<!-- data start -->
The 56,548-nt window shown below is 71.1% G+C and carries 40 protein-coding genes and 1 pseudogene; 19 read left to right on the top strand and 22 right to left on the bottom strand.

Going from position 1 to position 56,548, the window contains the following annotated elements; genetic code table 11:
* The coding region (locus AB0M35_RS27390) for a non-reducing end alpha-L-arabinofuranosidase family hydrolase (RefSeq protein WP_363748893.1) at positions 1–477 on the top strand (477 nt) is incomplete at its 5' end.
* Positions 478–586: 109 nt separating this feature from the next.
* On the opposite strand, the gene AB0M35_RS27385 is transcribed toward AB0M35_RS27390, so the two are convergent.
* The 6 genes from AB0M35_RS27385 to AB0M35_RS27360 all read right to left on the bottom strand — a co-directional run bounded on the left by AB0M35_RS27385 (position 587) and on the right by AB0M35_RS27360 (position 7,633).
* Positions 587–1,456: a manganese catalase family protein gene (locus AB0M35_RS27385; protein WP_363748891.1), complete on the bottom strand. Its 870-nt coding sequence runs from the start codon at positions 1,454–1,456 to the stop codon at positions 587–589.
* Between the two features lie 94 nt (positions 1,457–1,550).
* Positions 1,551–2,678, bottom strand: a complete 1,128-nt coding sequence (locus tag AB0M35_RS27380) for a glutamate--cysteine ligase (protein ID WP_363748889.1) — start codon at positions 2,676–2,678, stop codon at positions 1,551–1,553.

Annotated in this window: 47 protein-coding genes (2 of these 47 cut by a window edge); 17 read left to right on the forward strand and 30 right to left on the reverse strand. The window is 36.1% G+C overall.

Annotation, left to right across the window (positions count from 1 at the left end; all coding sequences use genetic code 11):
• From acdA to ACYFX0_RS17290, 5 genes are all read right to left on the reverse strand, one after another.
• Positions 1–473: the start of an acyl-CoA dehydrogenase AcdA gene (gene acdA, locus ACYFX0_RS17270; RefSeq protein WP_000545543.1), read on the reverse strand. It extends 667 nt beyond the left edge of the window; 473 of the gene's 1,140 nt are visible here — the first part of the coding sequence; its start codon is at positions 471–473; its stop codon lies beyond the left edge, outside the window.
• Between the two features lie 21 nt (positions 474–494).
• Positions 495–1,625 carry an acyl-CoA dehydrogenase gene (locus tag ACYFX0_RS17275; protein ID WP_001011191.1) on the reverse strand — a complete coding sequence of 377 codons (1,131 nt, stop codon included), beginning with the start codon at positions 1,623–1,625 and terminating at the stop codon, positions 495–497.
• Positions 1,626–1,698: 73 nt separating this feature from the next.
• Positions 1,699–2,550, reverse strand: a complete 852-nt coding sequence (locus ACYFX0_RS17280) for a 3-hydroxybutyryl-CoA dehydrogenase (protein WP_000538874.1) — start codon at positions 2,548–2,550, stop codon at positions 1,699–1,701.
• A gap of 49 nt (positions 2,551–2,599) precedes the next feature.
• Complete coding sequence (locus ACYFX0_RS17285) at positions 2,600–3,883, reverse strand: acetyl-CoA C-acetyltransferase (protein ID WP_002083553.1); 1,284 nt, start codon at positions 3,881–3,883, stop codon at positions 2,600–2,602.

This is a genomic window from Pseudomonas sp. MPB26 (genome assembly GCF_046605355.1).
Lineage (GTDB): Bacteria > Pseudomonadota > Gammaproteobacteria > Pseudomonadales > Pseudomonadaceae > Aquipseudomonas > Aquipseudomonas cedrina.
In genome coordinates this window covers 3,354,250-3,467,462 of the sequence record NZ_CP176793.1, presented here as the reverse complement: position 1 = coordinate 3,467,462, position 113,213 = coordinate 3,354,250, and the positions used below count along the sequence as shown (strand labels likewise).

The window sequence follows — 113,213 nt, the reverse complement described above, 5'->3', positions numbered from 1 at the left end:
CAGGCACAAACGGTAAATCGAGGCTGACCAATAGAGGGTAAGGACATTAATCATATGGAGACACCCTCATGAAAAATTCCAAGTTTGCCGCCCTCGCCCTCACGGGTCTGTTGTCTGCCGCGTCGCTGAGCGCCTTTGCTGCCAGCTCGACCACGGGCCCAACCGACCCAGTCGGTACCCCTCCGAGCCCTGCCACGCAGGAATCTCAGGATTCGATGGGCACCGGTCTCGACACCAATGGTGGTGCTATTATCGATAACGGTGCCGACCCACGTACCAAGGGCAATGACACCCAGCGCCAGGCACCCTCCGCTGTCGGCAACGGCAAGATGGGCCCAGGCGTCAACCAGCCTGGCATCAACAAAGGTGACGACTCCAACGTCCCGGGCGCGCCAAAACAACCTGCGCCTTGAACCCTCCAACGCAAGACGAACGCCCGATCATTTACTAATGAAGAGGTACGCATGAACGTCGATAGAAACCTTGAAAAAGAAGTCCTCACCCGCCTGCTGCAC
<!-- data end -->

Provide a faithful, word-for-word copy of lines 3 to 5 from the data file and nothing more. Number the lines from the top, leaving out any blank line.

* The coding region (locus AB0M35_RS27390) for a non-reducing end alpha-L-arabinofuranosidase family hydrolase (RefSeq protein WP_363748893.1) at positions 1–477 on the top strand (477 nt) is incomplete at its 5' end.
* Positions 478–586: 109 nt separating this feature from the next.
* On the opposite strand, the gene AB0M35_RS27385 is transcribed toward AB0M35_RS27390, so the two are convergent.